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New console panel

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Neil Potter

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Been a while since I posted anything, but while my engine undergoes its rebuild I've been reflecting on the various works done to the interior over the winter.  The dash came out (there are 4 nuts holding it in, and I defy anyone to get them all back in without the aid of extension bars, universal joints, magnets and lots of swearing), along with all the leather panels for reconnolising and repairs.

While all this was out, I:

- put in an electric aerial

- wired in some footwell lights

- wired in Spiyda Design's anti-slosh module to the fuel gauge and light

- fitted a delay box to the circuit feeding the dome light, so it dims to nothing rather than just switching off

- treated some minor rust to the chassis door mounts and the scuttle beam

- refitted the choke control - the little clip that holds it in place is an absolute pig to get in properly and I don't believe it can be done with the dash in situ

- tidied up all the wires with loads of cable ties

- retrimmed the steering column shroud

- put new black leather on the dash below the windscreen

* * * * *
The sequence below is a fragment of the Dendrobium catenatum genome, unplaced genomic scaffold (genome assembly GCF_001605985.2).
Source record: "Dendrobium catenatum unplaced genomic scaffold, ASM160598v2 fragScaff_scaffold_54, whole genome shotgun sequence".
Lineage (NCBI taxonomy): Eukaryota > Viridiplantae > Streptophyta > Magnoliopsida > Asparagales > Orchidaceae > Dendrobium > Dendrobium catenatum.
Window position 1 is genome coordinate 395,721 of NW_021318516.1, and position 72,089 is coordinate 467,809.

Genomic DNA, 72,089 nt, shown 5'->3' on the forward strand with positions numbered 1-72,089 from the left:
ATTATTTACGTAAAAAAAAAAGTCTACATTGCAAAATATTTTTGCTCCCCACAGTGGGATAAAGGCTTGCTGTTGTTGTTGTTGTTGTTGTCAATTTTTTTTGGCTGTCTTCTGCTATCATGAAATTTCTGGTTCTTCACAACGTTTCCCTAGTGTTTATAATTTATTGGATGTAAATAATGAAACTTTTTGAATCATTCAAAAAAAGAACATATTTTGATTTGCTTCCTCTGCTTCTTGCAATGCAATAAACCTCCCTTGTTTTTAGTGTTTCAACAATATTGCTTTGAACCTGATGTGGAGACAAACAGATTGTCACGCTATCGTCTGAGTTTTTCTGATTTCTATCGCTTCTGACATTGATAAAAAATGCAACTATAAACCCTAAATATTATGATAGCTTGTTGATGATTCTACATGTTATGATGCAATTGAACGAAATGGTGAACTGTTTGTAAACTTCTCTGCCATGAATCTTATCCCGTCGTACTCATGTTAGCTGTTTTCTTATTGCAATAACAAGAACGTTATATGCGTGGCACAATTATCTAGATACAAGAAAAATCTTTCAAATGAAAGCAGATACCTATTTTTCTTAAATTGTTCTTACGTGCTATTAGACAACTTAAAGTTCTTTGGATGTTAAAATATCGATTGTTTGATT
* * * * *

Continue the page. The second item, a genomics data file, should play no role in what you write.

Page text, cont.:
- replaced the rusty steel air vent on the passenger side below the windscreen

- replaced the rusty sun visor pivots

- broke the rear view mirror but sourced a second hand replacement (off a Hillman Hunter apparently)

Hopefully I don't have to do any of these things again for a very long time...

Anyway, the main purpose of the blog entry is to document how I put in a new console piece, just above the radio aperture.  On my car, this is just a blank panel covered with a strip of leather.  For some time I've wanted to put something in there with buttons and lights and things.  As a fan of Knight Rider in my youth, you can never really have too many of these things.

Panel design

Reigning in my desire for a funky but anachronistic air/fuel mix gauge, I realised it needed to not be too crowded to look sensible.  I looked at what I needed in there; and settled on a switch to override the otter switch and control the rad fans, a yellow light to show me that the fans were working (as opposed to the "fan fail" light, which may or may not show me if the fans aren't working, although has been known to come on when the fans do), a blue light to show me that the air con was operating (if I ever get it fixed) and a switch to retract the electric aerial without switching the stereo off.  This last one was needed because the replacement aerial cannot drain properly to the outside, it's just too big.  It has a drain hole at the bottom, but rather than fill up my footwell I prefer the idea of stopping and putting a rubber cap on the retracted aerial if I'm ever listening to the radio in a rainstorm!

So 4 switches or lights.  At this point I decided I wanted rectangular items, which seemed to me to be more 1980s than any of the circular options.  Note that this is a much harder option than going for circular bits, which can have their apertures drilled.

Materials